Chiropractic’s choice: Quackery or medicine

The Pediatric Insider

© 2016 Roy Benaroch, MD

Can the chiropractic profession evolve and renew itself as a legitimate part of the health care system? Prominent Australian chiropractor Bruce Walker, who is also the editor-in-chief of the Journal Chiropractic and Manual Therapies, has proposed a 10 point plan to ensure that chiropractors create a profession based on science, knowledge, and genuine healing. He makes a strong case that chiropractors need to embrace research, shun “nonsensical elements”, and follow evidence-based practice models. Can this be the spark that leads to genuine reform?

Walker lists several practices that he characterizes as “aberrant” and damaging to the reputation of chiropractic, including over-servicing their patients, pushing “life time” chiropractic care, misleading and deceptive advertising, and an “unhealthy disregard of clinical research.” He singles out two items of special interest to pediatricians, calling for chiropractors to stop their unnecessary treatment of babies and their penchant for anti-vaccination propaganda. (Anti-vax fraud doc Andrew Wakefield is a speaker at this year’s International Chiropractors Association Pediatrics Council.)

“The New Chiropractic,” as Walker calls his plan, relies on a very different model of professional conduct. He calls for improved education and accreditation of chiropractic learning centers, an emphasis on improving public health, and ongoing efforts to improve clinical practice with research and outcomes-based study. Specifically, he says that chiropractors ought to focus on the musculoskeletal system, with a special emphasis on spinal pain – becoming the spinal pain experts.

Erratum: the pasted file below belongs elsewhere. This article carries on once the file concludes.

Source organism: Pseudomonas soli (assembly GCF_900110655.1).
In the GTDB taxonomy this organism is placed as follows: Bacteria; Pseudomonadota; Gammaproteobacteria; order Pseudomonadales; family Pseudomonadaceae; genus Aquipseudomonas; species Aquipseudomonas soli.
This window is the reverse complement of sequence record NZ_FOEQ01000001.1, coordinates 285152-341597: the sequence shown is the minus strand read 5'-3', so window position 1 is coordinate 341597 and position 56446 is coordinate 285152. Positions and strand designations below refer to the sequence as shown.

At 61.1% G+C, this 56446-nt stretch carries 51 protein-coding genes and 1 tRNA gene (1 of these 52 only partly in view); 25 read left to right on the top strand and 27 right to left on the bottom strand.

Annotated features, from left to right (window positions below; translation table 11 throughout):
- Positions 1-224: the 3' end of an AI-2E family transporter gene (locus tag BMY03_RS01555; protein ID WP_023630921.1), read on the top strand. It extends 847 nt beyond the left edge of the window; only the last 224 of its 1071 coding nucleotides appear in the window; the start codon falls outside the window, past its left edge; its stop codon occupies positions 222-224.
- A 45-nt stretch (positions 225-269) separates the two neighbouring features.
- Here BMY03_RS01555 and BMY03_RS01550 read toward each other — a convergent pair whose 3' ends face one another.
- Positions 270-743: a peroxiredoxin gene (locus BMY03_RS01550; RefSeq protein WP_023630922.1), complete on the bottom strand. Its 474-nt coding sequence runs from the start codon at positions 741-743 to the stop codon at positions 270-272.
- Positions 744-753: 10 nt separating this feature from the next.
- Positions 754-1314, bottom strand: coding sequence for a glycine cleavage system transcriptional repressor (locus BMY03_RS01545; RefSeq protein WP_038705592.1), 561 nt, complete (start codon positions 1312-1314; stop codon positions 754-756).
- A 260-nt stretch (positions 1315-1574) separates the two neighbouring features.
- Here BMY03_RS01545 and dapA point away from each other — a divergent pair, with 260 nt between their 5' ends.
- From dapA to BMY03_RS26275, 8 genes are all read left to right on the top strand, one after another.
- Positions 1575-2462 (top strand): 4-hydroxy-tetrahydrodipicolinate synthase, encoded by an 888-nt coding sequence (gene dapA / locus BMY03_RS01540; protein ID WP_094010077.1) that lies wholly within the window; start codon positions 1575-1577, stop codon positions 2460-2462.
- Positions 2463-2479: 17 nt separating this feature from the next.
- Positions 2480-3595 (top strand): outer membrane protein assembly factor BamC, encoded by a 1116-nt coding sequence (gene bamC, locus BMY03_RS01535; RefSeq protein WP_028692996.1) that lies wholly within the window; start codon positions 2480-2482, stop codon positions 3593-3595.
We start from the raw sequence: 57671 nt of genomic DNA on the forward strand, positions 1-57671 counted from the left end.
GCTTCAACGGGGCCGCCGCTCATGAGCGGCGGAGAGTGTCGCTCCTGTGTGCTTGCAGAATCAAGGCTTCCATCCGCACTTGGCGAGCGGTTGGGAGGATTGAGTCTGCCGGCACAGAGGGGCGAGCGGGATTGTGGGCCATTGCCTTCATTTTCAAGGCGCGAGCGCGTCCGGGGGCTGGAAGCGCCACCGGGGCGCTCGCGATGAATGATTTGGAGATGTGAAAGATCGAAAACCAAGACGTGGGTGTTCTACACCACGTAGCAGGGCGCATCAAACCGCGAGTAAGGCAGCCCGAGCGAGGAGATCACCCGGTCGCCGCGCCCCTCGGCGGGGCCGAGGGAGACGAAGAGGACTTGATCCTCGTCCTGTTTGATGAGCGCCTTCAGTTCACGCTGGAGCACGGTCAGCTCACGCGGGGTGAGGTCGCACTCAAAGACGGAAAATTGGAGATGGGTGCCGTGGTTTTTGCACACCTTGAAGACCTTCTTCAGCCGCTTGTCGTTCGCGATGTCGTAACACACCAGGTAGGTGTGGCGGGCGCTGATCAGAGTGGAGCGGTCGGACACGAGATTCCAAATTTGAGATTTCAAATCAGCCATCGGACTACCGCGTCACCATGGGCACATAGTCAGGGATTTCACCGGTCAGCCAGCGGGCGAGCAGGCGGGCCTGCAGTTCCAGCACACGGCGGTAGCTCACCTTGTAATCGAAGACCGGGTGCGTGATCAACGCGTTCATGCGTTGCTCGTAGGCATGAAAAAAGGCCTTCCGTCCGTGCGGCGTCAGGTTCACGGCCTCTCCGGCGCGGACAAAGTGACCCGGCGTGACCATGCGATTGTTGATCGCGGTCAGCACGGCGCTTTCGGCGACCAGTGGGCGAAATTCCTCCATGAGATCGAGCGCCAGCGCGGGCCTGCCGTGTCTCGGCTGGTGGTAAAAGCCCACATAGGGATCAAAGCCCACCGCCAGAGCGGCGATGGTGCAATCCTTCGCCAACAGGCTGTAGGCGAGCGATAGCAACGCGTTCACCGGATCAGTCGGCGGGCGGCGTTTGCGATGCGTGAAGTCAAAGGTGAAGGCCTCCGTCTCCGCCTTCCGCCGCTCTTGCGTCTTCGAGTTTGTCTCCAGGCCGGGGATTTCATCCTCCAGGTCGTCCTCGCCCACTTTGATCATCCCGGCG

There’s certainly room for a profession of healers dedicated to the non-pharmacologic treatment of skeletal and back pain. These are common problems, and there’s a growing body of research both in support of alternative treatment modalities for pain and for the potential harms done with the chronic use of pain-killing drugs. But many chiropractors believe their expertise extends far beyond the back, and far beyond pain. There’s no evidence for that, as Walker and his journal have made clear.

For those of you interested in chiropractic care, or in making a career in chiropractic, it’s worth reading Walker’s commentary in full. There’s a lot going on in the chiropractic profession, including disillusionment with the educational expenses, high loan default rates, and a challenging job market for new graduates. Meanwhile, efforts at reining in health care costs are squeezing chiropractors at the payment end. By embracing these changes and demonstrating that chiropractors can be a cost-effective, helpful part of the health care system, chiropractors may yet be able to save themselves a place at the table. We’ll see what they decide.

More info:

A history of chiropractic

What do chiropractors claim to treat?

Does chiropractic work?

A chiropractor

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One Comment on “Chiropractic’s choice: Quackery or medicine”


  1. I have a great medical professional that is trained extensively in the evaluation and manual treatment of back pain. He is an osteopath. Since first seeing an osteopath 20 years ago, I haven’t felt the need to see a chiropractor. Now I have an osteopath that is an acupuncturist and a physiatrist as well. Jackpot!

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